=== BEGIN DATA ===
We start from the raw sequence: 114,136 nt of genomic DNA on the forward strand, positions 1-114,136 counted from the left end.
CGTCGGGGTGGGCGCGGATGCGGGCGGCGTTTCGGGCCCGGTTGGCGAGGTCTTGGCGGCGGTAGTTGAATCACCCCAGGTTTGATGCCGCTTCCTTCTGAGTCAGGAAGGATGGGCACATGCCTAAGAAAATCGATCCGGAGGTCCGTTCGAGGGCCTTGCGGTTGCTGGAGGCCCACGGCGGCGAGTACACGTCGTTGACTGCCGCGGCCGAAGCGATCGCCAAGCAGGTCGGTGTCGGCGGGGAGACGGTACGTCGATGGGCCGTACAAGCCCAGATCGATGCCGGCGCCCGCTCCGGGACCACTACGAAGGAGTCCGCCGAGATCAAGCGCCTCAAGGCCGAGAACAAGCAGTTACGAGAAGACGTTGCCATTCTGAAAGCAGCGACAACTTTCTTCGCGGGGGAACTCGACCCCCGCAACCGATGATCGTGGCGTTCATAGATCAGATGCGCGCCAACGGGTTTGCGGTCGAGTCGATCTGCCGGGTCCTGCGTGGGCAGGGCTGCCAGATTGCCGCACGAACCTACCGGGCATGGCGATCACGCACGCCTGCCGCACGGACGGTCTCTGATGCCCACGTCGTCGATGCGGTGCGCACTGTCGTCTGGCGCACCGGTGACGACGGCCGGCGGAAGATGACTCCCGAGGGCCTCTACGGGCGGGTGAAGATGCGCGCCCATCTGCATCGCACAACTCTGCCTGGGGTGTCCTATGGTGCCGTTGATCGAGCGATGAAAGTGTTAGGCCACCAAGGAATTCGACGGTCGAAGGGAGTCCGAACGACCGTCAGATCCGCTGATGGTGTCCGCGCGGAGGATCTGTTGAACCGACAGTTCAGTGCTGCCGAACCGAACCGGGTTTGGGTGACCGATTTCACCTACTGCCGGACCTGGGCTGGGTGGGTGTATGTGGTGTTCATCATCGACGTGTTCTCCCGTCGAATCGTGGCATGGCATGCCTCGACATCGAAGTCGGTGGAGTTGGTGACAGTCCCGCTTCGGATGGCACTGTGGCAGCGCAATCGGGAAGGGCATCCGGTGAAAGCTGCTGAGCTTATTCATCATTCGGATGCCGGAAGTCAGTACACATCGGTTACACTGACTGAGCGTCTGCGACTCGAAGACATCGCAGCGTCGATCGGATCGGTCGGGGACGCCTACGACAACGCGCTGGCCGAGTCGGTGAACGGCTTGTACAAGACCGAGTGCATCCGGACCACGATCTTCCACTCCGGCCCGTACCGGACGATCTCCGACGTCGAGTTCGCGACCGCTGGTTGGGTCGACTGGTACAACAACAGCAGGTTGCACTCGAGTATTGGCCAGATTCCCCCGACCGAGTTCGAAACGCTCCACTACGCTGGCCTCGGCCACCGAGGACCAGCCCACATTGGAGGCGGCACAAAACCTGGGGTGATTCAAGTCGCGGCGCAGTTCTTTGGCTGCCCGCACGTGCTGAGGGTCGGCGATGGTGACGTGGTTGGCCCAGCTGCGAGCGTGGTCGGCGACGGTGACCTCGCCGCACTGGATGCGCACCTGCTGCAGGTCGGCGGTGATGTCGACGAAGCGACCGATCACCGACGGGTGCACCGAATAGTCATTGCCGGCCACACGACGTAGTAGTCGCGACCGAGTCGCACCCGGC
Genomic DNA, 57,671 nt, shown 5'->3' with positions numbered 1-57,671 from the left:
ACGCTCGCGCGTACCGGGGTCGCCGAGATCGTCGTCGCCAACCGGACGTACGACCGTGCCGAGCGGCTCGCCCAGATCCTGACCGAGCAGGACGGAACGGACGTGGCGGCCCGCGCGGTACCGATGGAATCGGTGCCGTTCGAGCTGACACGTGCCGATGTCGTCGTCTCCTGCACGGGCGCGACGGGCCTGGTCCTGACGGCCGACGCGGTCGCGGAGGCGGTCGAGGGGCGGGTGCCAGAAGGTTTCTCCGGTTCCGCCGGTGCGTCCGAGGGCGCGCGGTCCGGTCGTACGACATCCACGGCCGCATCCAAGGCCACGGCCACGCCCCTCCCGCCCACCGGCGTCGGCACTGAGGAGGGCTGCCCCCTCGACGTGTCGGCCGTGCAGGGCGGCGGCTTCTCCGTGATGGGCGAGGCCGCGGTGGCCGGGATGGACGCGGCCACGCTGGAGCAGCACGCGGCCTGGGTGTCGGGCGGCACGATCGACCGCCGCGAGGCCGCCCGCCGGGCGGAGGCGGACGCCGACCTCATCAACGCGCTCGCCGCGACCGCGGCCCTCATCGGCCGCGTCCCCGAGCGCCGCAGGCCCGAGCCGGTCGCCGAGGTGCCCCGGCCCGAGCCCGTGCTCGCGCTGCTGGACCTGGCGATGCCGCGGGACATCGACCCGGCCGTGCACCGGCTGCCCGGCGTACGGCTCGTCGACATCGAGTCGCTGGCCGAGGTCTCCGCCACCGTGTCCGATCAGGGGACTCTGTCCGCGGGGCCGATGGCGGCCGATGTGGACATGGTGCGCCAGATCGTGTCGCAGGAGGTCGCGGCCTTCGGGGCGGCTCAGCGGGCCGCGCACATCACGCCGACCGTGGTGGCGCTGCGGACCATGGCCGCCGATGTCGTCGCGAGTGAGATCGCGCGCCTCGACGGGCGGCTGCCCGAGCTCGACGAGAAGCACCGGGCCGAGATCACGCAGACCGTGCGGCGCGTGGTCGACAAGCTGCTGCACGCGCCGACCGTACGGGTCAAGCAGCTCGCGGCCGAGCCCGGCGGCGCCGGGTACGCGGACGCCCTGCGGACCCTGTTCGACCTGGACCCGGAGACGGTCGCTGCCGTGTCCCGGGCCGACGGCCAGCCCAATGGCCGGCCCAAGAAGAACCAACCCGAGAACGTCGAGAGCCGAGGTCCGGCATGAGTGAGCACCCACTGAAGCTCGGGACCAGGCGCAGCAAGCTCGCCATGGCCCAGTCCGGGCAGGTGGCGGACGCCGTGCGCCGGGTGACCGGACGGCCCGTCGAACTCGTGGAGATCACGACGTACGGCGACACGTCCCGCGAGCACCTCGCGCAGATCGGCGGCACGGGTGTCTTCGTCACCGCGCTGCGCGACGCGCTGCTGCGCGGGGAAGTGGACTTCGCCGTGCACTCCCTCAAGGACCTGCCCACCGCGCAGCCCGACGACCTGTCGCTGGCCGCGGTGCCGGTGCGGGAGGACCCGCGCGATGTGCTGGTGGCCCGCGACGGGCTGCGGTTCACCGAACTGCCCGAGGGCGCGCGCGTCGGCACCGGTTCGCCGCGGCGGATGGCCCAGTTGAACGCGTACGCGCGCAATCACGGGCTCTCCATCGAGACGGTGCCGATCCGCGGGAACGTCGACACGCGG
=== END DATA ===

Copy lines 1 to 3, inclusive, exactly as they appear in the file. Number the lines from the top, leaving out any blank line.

We start from the raw sequence: 114,136 nt of genomic DNA on the forward strand, positions 1-114,136 counted from the left end.
CGTCGGGGTGGGCGCGGATGCGGGCGGCGTTTCGGGCCCGGTTGGCGAGGTCTTGGCGGCGGTAGTTGAATCACCCCAGGTTTGATGCCGCTTCCTTCTGAGTCAGGAAGGATGGGCACATGCCTAAGAAAATCGATCCGGAGGTCCGTTCGAGGGCCTTGCGGTTGCTGGAGGCCCACGGCGGCGAGTACACGTCGTTGACTGCCGCGGCCGAAGCGATCGCCAAGCAGGTCGGTGTCGGCGGGGAGACGGTACGTCGATGGGCCGTACAAGCCCAGATCGATGCCGGCGCCCGCTCCGGGACCACTACGAAGGAGTCCGCCGAGATCAAGCGCCTCAAGGCCGAGAACAAGCAGTTACGAGAAGACGTTGCCATTCTGAAAGCAGCGACAACTTTCTTCGCGGGGGAACTCGACCCCCGCAACCGATGATCGTGGCGTTCATAGATCAGATGCGCGCCAACGGGTTTGCGGTCGAGTCGATCTGCCGGGTCCTGCGTGGGCAGGGCTGCCAGATTGCCGCACGAACCTACCGGGCATGGCGATCACGCACGCCTGCCGCACGGACGGTCTCTGATGCCCACGTCGTCGATGCGGTGCGCACTGTCGTCTGGCGCACCGGTGACGACGGCCGGCGGAAGATGACTCCCGAGGGCCTCTACGGGCGGGTGAAGATGCGCGCCCATCTGCATCGCACAACTCTGCCTGGGGTGTCCTATGGTGCCGTTGATCGAGCGATGAAAGTGTTAGGCCACCAAGGAATTCGACGGTCGAAGGGAGTCCGAACGACCGTCAGATCCGCTGATGGTGTCCGCGCGGAGGATCTGTTGAACCGACAGTTCAGTGCTGCCGAACCGAACCGGGTTTGGGTGACCGATTTCACCTACTGCCGGACCTGGGCTGGGTGGGTGTATGTGGTGTTCATCATCGACGTGTTCTCCCGTCGAATCGTGGCATGGCATGCCTCGACATCGAAGTCGGTGGAGTTGGTGACAGTCCCGCTTCGGATGGCACTGTGGCAGCGCAATCGGGAAGGGCATCCGGTGAAAGCTGCTGAGCTTATTCATCATTCGGATGCCGGAAGTCAGTACACATCGGTTACACTGACTGAGCGTCTGCGACTCGAAGACATCGCAGCGTCGATCGGATCGGTCGGGGACGCCTACGACAACGCGCTGGCCGAGTCGGTGAACGGCTTGTACAAGACCGAGTGCATCCGGACCACGATCTTCCACTCCGGCCCGTACCGGACGATCTCCGACGTCGAGTTCGCGACCGCTGGTTGGGTCGACTGGTACAACAACAGCAGGTTGCACTCGAGTATTGGCCAGATTCCCCCGACCGAGTTCGAAACGCTCCACTACGCTGGCCTCGGCCACCGAGGACCAGCCCACATTGGAGGCGGCACAAAACCTGGGGTGATTCAAGTCGCGGCGCAGTTCTTTGGCTGCCCGCACGTGCTGAGGGTCGGCGATGGTGACGTGGTTGGCCCAGCTGCGAGCGTGGTCGGCGACGGTGACCTCGCCGCACTGGATGCGCACCTGCTGCAGGTCGGCGGTGATGTCGACGAAGCGACCGATCACCGACGGGTGCACCGAATAGTCATTGCCGGCCACACGACGTAGTAGTCGCGACCGAGTCGCACCCGGC
Genomic DNA, 57,671 nt, shown 5'->3' with positions numbered 1-57,671 from the left: